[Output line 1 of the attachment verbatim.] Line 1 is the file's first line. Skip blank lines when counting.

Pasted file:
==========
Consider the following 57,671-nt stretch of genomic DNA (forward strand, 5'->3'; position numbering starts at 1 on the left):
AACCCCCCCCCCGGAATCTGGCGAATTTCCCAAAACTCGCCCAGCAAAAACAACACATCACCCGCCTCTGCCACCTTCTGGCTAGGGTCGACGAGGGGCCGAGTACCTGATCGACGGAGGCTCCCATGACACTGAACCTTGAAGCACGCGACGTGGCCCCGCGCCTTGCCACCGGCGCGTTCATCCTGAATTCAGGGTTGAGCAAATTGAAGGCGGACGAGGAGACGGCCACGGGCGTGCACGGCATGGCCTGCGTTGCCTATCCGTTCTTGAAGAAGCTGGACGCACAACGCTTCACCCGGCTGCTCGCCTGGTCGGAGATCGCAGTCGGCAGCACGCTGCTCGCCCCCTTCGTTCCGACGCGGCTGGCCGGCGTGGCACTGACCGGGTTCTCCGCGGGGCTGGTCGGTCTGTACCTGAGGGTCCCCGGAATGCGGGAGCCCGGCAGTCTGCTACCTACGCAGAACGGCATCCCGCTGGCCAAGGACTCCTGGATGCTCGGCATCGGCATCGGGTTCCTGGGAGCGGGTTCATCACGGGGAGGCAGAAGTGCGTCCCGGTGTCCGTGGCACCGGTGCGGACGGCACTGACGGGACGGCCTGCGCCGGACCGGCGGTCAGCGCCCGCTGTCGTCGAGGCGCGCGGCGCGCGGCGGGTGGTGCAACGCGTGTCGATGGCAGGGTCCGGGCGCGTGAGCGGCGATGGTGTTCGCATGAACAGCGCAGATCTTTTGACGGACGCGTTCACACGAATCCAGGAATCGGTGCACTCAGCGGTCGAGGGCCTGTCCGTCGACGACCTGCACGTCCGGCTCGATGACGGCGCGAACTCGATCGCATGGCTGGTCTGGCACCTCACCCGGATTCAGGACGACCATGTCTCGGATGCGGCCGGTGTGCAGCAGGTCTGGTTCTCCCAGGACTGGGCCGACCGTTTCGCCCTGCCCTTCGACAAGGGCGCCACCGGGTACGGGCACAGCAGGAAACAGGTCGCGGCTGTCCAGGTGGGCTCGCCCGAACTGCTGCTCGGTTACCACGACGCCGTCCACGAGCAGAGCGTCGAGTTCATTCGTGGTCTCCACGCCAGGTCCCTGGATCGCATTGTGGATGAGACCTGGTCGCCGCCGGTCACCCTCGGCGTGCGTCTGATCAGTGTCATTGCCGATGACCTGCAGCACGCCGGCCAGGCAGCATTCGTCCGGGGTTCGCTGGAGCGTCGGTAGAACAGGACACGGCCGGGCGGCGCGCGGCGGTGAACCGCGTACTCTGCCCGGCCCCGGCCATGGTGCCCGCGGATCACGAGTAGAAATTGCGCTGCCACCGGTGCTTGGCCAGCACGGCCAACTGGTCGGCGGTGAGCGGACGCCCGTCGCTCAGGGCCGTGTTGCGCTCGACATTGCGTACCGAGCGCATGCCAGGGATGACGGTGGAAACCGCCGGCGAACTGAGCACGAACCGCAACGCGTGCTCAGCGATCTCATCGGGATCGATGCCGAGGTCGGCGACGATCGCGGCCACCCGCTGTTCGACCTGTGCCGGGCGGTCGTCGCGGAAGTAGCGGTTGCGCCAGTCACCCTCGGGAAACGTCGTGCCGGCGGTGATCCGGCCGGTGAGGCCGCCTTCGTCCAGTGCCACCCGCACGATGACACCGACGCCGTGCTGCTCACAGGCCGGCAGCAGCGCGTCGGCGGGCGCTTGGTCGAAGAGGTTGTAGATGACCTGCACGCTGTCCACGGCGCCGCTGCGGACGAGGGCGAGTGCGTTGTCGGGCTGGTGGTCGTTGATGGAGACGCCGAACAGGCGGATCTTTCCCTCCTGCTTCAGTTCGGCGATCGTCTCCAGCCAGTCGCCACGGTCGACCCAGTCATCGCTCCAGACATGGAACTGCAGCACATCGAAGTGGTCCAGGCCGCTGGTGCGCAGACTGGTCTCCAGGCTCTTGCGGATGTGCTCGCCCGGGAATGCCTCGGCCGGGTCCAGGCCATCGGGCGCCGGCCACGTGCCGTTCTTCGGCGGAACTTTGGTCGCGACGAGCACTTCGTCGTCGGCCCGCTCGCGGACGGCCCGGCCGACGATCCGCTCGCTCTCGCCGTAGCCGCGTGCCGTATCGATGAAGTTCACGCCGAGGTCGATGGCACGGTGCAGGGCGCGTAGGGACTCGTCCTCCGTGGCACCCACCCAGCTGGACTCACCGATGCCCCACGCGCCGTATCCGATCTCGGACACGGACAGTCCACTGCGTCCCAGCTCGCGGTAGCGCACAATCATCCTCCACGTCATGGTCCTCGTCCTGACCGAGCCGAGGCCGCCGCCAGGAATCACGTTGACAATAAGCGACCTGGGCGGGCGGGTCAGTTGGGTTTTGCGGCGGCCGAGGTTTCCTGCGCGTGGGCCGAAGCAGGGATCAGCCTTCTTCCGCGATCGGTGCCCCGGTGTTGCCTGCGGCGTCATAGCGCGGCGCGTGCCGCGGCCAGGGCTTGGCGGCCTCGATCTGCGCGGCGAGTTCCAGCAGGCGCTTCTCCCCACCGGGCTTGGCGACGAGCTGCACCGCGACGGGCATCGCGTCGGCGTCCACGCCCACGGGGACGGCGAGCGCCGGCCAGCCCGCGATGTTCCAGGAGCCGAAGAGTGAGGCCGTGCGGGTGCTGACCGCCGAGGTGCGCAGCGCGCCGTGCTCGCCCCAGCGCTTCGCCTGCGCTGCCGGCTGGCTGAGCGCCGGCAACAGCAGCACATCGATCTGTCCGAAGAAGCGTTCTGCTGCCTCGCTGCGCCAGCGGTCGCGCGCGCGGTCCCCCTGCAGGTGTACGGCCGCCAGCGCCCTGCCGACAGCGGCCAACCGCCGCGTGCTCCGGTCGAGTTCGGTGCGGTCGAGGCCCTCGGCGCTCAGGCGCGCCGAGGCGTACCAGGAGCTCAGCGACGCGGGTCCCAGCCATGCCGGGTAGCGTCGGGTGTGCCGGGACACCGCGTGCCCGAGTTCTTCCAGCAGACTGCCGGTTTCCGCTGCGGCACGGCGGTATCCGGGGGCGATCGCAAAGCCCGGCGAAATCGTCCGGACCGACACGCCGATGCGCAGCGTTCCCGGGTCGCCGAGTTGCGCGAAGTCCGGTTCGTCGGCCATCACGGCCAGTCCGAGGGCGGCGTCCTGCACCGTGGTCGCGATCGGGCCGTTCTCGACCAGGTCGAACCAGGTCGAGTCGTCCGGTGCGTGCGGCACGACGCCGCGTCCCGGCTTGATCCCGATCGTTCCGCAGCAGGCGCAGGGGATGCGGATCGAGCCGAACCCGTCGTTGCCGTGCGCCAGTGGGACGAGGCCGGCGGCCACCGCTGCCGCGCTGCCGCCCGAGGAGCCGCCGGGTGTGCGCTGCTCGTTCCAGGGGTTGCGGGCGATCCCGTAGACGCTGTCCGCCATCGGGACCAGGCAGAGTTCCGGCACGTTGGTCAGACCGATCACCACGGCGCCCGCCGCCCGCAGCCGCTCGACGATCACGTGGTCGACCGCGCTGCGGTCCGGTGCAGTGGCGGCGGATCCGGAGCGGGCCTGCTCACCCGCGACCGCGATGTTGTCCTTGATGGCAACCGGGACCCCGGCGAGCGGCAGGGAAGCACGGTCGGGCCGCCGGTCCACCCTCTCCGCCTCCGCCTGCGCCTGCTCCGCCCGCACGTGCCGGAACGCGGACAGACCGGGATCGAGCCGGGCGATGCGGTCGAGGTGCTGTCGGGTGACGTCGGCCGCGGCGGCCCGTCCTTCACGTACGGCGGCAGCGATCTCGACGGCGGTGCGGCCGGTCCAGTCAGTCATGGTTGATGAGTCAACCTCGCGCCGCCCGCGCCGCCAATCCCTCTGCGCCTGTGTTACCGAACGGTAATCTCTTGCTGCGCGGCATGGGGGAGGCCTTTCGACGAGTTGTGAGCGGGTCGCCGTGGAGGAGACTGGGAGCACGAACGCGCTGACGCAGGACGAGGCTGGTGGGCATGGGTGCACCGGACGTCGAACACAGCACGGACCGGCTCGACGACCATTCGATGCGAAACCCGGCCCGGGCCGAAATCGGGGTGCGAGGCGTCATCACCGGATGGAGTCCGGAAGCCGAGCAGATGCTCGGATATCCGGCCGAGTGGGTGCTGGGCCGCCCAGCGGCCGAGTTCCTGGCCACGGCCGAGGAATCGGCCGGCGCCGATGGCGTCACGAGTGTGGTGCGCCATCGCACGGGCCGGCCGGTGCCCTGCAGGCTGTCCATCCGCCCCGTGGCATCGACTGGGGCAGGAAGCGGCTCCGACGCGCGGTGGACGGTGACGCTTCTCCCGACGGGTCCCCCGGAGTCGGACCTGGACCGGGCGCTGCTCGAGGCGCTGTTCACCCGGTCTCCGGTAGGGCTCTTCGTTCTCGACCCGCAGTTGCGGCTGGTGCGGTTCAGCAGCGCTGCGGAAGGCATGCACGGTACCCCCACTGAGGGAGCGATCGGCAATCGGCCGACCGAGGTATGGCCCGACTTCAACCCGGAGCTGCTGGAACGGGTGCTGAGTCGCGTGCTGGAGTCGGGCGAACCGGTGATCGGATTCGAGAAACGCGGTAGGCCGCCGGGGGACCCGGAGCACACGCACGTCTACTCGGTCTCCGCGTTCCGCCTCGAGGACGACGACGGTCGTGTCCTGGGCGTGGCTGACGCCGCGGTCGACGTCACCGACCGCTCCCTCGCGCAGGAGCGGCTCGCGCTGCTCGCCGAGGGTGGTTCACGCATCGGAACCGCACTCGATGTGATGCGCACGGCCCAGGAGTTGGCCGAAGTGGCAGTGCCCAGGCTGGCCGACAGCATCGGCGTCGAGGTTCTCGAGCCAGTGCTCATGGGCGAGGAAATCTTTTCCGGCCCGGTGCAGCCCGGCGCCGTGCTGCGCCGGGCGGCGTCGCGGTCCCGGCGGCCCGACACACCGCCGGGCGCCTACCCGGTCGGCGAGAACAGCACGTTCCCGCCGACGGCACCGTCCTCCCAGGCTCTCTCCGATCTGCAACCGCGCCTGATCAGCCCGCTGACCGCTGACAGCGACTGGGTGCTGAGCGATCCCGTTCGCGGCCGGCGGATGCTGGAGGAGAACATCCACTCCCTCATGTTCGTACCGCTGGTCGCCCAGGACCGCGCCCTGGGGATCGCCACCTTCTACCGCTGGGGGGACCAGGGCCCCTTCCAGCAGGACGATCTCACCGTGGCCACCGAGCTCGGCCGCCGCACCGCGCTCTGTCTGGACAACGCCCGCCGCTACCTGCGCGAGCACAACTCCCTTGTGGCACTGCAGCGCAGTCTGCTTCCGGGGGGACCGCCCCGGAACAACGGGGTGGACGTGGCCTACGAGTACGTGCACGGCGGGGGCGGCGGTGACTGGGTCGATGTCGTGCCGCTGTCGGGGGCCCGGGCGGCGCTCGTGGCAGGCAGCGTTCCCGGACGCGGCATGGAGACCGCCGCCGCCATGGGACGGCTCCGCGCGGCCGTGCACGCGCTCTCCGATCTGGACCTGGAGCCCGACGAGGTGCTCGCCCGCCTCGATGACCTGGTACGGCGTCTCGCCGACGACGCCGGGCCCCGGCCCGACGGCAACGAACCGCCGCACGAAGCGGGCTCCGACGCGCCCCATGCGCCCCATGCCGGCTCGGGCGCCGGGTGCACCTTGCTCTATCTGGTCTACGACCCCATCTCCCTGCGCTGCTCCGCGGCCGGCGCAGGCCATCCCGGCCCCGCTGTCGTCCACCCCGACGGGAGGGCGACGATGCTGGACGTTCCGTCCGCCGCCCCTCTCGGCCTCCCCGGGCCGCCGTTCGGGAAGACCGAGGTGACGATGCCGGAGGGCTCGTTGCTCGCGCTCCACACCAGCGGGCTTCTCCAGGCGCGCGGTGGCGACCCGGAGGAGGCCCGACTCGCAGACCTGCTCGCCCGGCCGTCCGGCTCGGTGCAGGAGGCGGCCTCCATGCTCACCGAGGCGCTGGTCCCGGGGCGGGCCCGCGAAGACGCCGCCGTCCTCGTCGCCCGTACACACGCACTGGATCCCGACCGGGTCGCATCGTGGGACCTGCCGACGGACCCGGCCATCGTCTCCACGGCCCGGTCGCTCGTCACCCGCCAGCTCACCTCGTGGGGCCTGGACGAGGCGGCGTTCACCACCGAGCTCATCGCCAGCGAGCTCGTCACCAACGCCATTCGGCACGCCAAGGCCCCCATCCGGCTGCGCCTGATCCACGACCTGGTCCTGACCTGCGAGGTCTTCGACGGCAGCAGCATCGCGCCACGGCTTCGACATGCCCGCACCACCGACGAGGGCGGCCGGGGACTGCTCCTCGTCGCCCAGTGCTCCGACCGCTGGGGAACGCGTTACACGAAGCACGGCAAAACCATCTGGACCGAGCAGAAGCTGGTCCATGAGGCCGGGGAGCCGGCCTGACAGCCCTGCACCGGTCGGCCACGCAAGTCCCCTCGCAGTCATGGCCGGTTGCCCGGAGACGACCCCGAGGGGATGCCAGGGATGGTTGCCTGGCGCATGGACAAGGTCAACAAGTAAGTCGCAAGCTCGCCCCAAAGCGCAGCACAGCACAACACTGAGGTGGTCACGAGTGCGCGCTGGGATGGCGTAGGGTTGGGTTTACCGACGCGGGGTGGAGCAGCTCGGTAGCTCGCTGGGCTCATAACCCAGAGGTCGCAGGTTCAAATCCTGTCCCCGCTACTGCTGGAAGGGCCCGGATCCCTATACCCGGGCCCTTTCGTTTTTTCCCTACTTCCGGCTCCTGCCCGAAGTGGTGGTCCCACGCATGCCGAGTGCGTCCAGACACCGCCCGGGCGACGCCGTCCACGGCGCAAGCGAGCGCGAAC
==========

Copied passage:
Consider the following 57,671-nt stretch of genomic DNA (forward strand, 5'->3'; position numbering starts at 1 on the left):